While we’re not saying that Sasha-Charlotte should have been the main event of Roadblock, the ending to that match just drained all the emotion and energy out of us, and from what we saw, the audience in attendance as well. We’re aware that Kevin Owens and Roman Reigns had a match for the Universal Title, and it was probably fine (although they sat around in chinlocks for just a little bit too long), but compared to blowing off a long-running feud between two top competitors, Owens and Reigns just couldn’t match up. It doesn’t help that Reigns is, well, Reigns, and Owens hasn’t exactly been treated as the most important Universal Champion of all time. In fact, that was the largest problem we had, which is that the match, despite being for the alleged top title on Raw, didn’t feel “important”. Whomever won the Iron Woman Match, it was in service of making the Women’s Title the most important thing in the company for Charlotte and Sasha. Meanwhile, the Universal Title doesn’t feel like it matters. Sure, either man would have been happy to win the title, but in a feud built around bickering friends, a lukewarm babyface who barely cares about the title he already has, and a guy who’s only involved because it leads to a feud with someone else entirely, the Universal Championship has really been getting short shrift, and that’s a shame.
A Christmas Miracle
We theorized in the prediction column for this show that Kevin Owens was actually a good guy, except not really, he’s just a bad guy who wants to be good and just can’t be. Well, if you didn’t know ahead of time that Kevin Owens was a complete bastard, watching his performance at Roadblock probably made him look incredibly sympathetic. First he got rebuffed when trying to offer his best friend a Christmas scarf, then he had that heart-breaking speech to Jericho’s locker room door where he talked about how friends may fight, but that doesn’t mean they stop being friends, and even offered up the greatest sacrifice he could think of in order to save the relationship. When Jericho showed up and hit Owens with a Codebreaker, then revealed it was all a clever ploy to save Owens, and the two best friends hugged, it was actually a great moment that seemed like the perfect climactic ending for the holiday season. You know, as long as you don’t remember that they were technically screwing over someone else and motivated by selfish desire. The best heels are the ones who think they’re doing the right thing, and right now, few are doing it better than Jericho and Owens. They’ll break up one day, for incredibly petty reasons, but until then, feel the love, mannnnn.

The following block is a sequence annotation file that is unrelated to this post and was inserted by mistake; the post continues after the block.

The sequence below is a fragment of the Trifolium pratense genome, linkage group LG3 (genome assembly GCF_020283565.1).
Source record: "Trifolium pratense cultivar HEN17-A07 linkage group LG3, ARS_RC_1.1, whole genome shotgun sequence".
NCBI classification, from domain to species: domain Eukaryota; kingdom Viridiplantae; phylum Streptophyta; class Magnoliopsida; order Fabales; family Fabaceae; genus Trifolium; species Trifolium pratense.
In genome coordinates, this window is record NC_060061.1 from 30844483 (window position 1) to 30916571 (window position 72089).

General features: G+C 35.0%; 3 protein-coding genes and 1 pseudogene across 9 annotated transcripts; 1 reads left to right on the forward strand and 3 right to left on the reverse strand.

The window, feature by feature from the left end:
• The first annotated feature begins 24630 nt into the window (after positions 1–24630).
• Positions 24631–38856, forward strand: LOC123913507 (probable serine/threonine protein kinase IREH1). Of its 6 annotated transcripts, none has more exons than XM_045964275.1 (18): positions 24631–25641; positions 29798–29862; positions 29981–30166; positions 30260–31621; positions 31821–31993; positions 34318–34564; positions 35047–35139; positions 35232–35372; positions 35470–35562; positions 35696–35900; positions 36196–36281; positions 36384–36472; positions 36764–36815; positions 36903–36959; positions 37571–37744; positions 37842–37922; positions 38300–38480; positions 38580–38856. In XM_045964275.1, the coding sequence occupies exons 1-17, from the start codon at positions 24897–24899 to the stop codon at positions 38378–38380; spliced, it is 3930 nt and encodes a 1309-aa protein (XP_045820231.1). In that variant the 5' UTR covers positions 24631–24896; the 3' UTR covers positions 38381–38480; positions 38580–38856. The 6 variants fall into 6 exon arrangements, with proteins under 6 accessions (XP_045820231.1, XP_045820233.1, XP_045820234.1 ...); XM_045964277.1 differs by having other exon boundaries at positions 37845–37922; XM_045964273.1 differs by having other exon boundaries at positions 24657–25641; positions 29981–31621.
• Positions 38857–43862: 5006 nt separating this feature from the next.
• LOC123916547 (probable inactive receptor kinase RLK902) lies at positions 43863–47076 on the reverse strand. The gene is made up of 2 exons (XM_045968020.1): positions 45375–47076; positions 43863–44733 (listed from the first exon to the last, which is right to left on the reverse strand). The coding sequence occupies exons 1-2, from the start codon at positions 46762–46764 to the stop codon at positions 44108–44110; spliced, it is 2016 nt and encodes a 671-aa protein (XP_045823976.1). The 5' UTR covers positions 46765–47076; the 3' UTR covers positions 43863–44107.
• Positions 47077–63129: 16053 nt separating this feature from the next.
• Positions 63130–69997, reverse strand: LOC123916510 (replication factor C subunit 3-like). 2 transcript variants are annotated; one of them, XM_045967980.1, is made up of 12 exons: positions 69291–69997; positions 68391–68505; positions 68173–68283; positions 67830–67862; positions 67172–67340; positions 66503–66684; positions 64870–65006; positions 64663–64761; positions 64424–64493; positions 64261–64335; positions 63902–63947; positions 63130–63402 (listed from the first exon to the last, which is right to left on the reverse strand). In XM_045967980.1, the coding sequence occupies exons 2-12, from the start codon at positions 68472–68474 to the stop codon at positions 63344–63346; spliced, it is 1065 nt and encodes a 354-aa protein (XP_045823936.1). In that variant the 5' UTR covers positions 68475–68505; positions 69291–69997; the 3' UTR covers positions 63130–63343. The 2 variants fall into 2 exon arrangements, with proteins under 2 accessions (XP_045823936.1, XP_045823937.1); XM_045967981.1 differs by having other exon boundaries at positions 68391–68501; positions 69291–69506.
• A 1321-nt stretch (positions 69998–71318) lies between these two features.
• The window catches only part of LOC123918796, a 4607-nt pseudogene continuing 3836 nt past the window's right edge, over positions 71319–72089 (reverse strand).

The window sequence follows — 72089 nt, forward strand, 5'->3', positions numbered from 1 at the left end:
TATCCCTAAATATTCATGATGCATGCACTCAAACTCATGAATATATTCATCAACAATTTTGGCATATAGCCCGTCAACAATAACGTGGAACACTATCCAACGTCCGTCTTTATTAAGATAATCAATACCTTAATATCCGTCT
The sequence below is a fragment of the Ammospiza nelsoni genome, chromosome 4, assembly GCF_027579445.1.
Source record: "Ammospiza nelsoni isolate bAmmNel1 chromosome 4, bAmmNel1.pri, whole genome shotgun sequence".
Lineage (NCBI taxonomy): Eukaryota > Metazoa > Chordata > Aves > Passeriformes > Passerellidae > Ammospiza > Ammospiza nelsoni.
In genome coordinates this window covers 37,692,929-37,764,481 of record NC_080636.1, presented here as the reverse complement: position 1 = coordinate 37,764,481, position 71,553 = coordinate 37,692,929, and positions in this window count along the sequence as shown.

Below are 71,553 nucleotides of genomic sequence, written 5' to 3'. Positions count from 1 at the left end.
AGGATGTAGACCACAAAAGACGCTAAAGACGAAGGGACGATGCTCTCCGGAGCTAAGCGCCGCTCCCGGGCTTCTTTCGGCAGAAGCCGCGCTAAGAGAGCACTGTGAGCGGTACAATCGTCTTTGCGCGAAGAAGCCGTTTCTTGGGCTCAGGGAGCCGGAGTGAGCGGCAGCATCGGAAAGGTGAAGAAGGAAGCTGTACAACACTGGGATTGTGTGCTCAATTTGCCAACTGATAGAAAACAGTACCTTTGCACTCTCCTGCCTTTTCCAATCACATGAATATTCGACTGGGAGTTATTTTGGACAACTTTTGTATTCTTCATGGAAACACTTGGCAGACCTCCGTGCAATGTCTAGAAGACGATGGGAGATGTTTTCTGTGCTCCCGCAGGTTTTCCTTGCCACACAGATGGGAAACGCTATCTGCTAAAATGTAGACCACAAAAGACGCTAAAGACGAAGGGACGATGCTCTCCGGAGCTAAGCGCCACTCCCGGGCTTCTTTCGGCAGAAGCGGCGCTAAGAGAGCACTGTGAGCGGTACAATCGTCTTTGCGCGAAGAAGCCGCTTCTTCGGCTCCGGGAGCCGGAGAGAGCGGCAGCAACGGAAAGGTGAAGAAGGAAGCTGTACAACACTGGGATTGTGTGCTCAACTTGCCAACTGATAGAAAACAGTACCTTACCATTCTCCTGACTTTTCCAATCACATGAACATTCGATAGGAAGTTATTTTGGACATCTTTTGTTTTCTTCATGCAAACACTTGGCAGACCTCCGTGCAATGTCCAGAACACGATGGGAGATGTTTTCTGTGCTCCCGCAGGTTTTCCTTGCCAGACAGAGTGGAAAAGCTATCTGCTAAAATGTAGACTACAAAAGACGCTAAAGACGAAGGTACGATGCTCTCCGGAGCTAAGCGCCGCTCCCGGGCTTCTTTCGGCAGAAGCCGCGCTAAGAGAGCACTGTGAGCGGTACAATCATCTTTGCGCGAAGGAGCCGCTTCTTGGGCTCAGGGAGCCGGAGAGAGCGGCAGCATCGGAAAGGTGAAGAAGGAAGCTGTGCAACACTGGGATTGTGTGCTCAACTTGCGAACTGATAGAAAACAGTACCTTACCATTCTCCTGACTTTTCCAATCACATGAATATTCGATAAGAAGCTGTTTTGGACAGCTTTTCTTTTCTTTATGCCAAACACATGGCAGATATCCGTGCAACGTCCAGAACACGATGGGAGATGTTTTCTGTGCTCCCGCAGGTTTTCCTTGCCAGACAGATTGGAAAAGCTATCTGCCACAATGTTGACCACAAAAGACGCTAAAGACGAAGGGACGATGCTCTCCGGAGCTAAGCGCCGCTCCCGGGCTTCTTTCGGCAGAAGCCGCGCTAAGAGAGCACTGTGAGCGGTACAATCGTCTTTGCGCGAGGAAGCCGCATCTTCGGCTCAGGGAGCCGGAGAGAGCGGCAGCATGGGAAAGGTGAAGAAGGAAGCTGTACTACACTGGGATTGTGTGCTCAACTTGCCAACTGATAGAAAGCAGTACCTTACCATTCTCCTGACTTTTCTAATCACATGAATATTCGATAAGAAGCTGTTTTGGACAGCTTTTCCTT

Send The Crowd Home Happy (But Not Really)
Of course, because we can’t end the show without Roman Reigns looking strong, he and Seth Rollins almost immediately interrupted things and powerbombed both Owens and Jericho through separate announce tables. If only Roman Reigns was actually a popular babyface, it could have been a strong moment, and WWE probably hoped they could coax a similar reaction out of the crowd like they did last year, having Reigns destroy Triple H, Sheamus and Vince McMahon and actually look like the ass-kicking cool guy they wanted him to be for five minutes. They also clearly hoped there was still enough desire for another Shield reunion that pairing Reigns back with Rollins could coax some positive reactions out of the live audience. Unfortunately, the beatdown dragged on and the crowd clearly wasn’t interested, especially after popping for the Owens-Jericho reunion just moments earlier, and the segment may have done more harm to Rollins’ momentum than help to Reigns as a result. We know that WWE hasn’t given up on Reigns, but we can’t help but be reminded of the popular definition of insanity. Something about doing the same thing over and over and expecting different results, right?